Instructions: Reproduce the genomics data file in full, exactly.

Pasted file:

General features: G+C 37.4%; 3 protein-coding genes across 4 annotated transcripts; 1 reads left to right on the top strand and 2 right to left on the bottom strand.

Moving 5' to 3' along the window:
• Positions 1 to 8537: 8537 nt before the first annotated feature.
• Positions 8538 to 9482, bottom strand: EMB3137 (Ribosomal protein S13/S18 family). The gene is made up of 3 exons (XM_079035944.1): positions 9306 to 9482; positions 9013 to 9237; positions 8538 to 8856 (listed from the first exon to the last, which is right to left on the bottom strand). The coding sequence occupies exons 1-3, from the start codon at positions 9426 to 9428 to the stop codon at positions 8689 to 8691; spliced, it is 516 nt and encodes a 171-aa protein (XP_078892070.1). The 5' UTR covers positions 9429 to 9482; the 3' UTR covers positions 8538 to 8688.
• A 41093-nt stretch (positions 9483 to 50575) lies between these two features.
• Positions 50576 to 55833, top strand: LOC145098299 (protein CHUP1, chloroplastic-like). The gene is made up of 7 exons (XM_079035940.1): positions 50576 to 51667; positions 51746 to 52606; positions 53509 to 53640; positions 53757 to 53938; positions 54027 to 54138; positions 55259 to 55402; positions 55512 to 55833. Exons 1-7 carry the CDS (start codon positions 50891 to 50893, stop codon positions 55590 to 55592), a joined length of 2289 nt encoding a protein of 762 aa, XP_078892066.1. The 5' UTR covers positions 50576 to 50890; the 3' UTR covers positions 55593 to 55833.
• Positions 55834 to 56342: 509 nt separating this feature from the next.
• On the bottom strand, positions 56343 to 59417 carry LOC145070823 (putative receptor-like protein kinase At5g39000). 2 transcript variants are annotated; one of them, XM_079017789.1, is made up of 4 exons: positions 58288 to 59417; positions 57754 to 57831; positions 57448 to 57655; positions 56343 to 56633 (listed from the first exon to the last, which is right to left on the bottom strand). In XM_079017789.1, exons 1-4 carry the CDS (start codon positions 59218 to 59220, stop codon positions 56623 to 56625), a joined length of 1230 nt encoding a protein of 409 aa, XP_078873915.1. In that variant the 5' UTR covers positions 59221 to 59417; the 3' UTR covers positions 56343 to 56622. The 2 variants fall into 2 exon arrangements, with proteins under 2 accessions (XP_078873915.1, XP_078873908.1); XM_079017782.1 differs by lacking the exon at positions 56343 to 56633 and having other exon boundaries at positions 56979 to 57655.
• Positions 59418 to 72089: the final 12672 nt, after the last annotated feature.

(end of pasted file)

General features: G+C 37.4%; 3 protein-coding genes across 4 annotated transcripts; 1 reads left to right on the top strand and 2 right to left on the bottom strand.

Moving 5' to 3' along the window:
• Positions 1 to 8537: 8537 nt before the first annotated feature.
• Positions 8538 to 9482, bottom strand: EMB3137 (Ribosomal protein S13/S18 family). The gene is made up of 3 exons (XM_079035944.1): positions 9306 to 9482; positions 9013 to 9237; positions 8538 to 8856 (listed from the first exon to the last, which is right to left on the bottom strand). The coding sequence occupies exons 1-3, from the start codon at positions 9426 to 9428 to the stop codon at positions 8689 to 8691; spliced, it is 516 nt and encodes a 171-aa protein (XP_078892070.1). The 5' UTR covers positions 9429 to 9482; the 3' UTR covers positions 8538 to 8688.
• A 41093-nt stretch (positions 9483 to 50575) lies between these two features.
• Positions 50576 to 55833, top strand: LOC145098299 (protein CHUP1, chloroplastic-like). The gene is made up of 7 exons (XM_079035940.1): positions 50576 to 51667; positions 51746 to 52606; positions 53509 to 53640; positions 53757 to 53938; positions 54027 to 54138; positions 55259 to 55402; positions 55512 to 55833. Exons 1-7 carry the CDS (start codon positions 50891 to 50893, stop codon positions 55590 to 55592), a joined length of 2289 nt encoding a protein of 762 aa, XP_078892066.1. The 5' UTR covers positions 50576 to 50890; the 3' UTR covers positions 55593 to 55833.
• Positions 55834 to 56342: 509 nt separating this feature from the next.
• On the bottom strand, positions 56343 to 59417 carry LOC145070823 (putative receptor-like protein kinase At5g39000). 2 transcript variants are annotated; one of them, XM_079017789.1, is made up of 4 exons: positions 58288 to 59417; positions 57754 to 57831; positions 57448 to 57655; positions 56343 to 56633 (listed from the first exon to the last, which is right to left on the bottom strand). In XM_079017789.1, exons 1-4 carry the CDS (start codon positions 59218 to 59220, stop codon positions 56623 to 56625), a joined length of 1230 nt encoding a protein of 409 aa, XP_078873915.1. In that variant the 5' UTR covers positions 59221 to 59417; the 3' UTR covers positions 56343 to 56622. The 2 variants fall into 2 exon arrangements, with proteins under 2 accessions (XP_078873915.1, XP_078873908.1); XM_079017782.1 differs by lacking the exon at positions 56343 to 56633 and having other exon boundaries at positions 56979 to 57655.
• Positions 59418 to 72089: the final 12672 nt, after the last annotated feature.